Always watch for outdated information. This unit is dated. This material is designed to support, not replace, the relationship that exists between you and your wildlife manager and certified agricultural specialist.
The Trevey provides information and guidance for making difficult, multifaceted, high-risk land use and development decisions that have long-term rural effects. It assures that lands, waters and people are not being exploited and that modern land use can take place while being ecologically sound, economically viable, and socially responsible. It assures adequate protection is provided for special areas of exceptional importance for values such as scenery, biodiversity, or water quality.
It is a prototype for a dynamic planning system for large areas and an alternative for land use "zoning.". A first draft concept of it has already delivered to the U.S. Naval Surface Warfare Center, Indian Head, Maryland, as part of its environmental planning process. An advanced system is now being developed for the U.S. Army, Ft. A. P. Hill, Virginia (1998). It emerged from work with TVA and with a county-level comprehensive planning effort. It is being recommended (2005) for George Washington National Forest planning.
The latest concept for The Trevey is of a system that produces a plan for a landowner (farm, military area, county, forest, park, etc.) available from a World Wide Web site. Adequate security is provided. The landowner can call up his or her plan at any time, see color images, photographs, graphs, maps, etc. (i.e., hypermedia) and the latest information about the area and the plan. Models for components of everyone's plans are managed and improved from a central office but each person's plan remains directed to their personal objectives and local conditions.
Replacing confusing concepts of planning (there are some 40 definitions of planning), The Trevey system unifies GIS, simulation, optimization, ecological databases, and general information (e.g., a 100-page glossary, available in electronic form). The system allows landowners to learn about the land and make decisions appropriate for the present and to account for changes in the future system.
The plan is changed from "that dusty book on the shelf," out of date before it was printed and delivered. It is now the dynamically changing and improving system within the computer. A book can be produced but the usual user will use it as a hypertext, moving forward and backward, first a graph, then a chapter, then a glossary term, then back to check how the objectives had been stated, then in other creative ways.
A singular, generic system produces a unique book for each management area or unit. The book is like a good newspaper, that is, out-of-date tomorrow, a "throwaway." The system shifts emphasis from the plan to a planning system, a computer-based entity being continually updated, revised, edited, expanded, and made more interactive than the day before. The Trevey may include color pictures of historical conditions, television clips of herd conditions, computer programs that may be accessed for detailed local work, color graphs that summarize data accumulated and re-analyzed since the range fire last week caused all statistics to change and new optima to emerge. The system can replace "planning" concepts for large land units (e.g., the 500 National Wildlife Refuges, the source of the original recognized need for such cost effectiveness). It is now concentrated on areas of Virginia.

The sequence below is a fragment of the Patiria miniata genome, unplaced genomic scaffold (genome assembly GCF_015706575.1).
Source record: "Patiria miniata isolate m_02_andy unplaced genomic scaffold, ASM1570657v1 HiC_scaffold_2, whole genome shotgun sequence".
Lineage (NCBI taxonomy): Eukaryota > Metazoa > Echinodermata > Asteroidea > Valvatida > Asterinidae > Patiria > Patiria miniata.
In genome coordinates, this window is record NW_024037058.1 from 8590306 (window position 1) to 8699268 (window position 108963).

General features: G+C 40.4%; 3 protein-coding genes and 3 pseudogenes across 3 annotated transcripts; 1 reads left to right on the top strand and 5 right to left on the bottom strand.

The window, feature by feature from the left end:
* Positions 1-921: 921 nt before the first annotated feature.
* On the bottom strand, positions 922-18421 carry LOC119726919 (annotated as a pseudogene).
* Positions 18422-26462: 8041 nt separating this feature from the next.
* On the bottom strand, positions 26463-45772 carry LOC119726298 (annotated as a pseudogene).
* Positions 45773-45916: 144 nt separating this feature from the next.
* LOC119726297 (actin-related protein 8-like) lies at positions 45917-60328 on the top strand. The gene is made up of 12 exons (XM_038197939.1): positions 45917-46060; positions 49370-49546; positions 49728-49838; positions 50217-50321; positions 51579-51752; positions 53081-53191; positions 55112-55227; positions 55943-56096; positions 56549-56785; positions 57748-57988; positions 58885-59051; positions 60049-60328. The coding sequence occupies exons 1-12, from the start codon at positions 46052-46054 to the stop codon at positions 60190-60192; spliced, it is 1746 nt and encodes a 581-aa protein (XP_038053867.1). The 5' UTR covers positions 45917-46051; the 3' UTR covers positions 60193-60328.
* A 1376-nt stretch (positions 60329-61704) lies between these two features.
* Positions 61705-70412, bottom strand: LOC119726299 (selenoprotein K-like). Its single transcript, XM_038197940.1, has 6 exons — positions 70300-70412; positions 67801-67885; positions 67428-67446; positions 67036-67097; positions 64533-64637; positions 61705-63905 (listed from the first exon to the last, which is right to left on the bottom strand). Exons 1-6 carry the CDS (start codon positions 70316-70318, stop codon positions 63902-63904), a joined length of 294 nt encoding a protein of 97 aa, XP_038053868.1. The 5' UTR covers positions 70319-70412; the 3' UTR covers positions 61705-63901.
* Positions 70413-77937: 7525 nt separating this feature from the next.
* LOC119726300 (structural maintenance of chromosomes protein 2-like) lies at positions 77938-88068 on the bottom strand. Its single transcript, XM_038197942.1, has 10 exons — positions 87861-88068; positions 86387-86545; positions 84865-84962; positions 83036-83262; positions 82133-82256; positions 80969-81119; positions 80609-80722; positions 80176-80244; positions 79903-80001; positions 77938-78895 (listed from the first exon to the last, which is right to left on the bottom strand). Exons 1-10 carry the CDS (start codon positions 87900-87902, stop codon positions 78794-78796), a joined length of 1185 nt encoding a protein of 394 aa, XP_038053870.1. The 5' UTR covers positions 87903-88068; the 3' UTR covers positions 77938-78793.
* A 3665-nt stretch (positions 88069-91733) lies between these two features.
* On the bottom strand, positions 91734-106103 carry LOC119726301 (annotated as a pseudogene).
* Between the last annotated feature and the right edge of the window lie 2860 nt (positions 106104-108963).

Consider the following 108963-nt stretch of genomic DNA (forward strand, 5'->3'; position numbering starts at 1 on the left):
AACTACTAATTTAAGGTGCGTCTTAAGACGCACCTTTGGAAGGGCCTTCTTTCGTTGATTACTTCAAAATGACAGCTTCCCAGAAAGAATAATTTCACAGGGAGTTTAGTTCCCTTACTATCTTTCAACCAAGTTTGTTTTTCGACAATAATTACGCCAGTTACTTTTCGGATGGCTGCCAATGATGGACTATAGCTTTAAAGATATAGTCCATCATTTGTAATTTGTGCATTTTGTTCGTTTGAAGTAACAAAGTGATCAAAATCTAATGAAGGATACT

Describing large, complex systems is not only difficult but also always unsatisfactory. People approach problems and solution systems differently, so there is never the proper place to start a description. The Trevey is a system of concepts, a framework of action, and computer support. A prototype and new parts do exist. Trying to unify the interests, as always, is the major task that is last addressed, usually too late to avoid conflicts. The Trevey has been proposed as the unifying means. The system is not likely to solve all land use problems. That is too stringent a requirement, however one conspicuous limitation is enough to have an otherwise-excellent system dismissed. The Trevey needs to be developed further for it may become a standard for comparing other approaches or paradigms. It contains the means for its own correction.
Over time, the system will surely be demonstrated to provide substantial cost and time saving, even more importantly, to improve the quality of the decision process. It will provide a stable resource of information and offer continuity in knowledge about local ecosystems and management policies. As a training aid for changing personnel with diverse education and experience, it may become invaluable.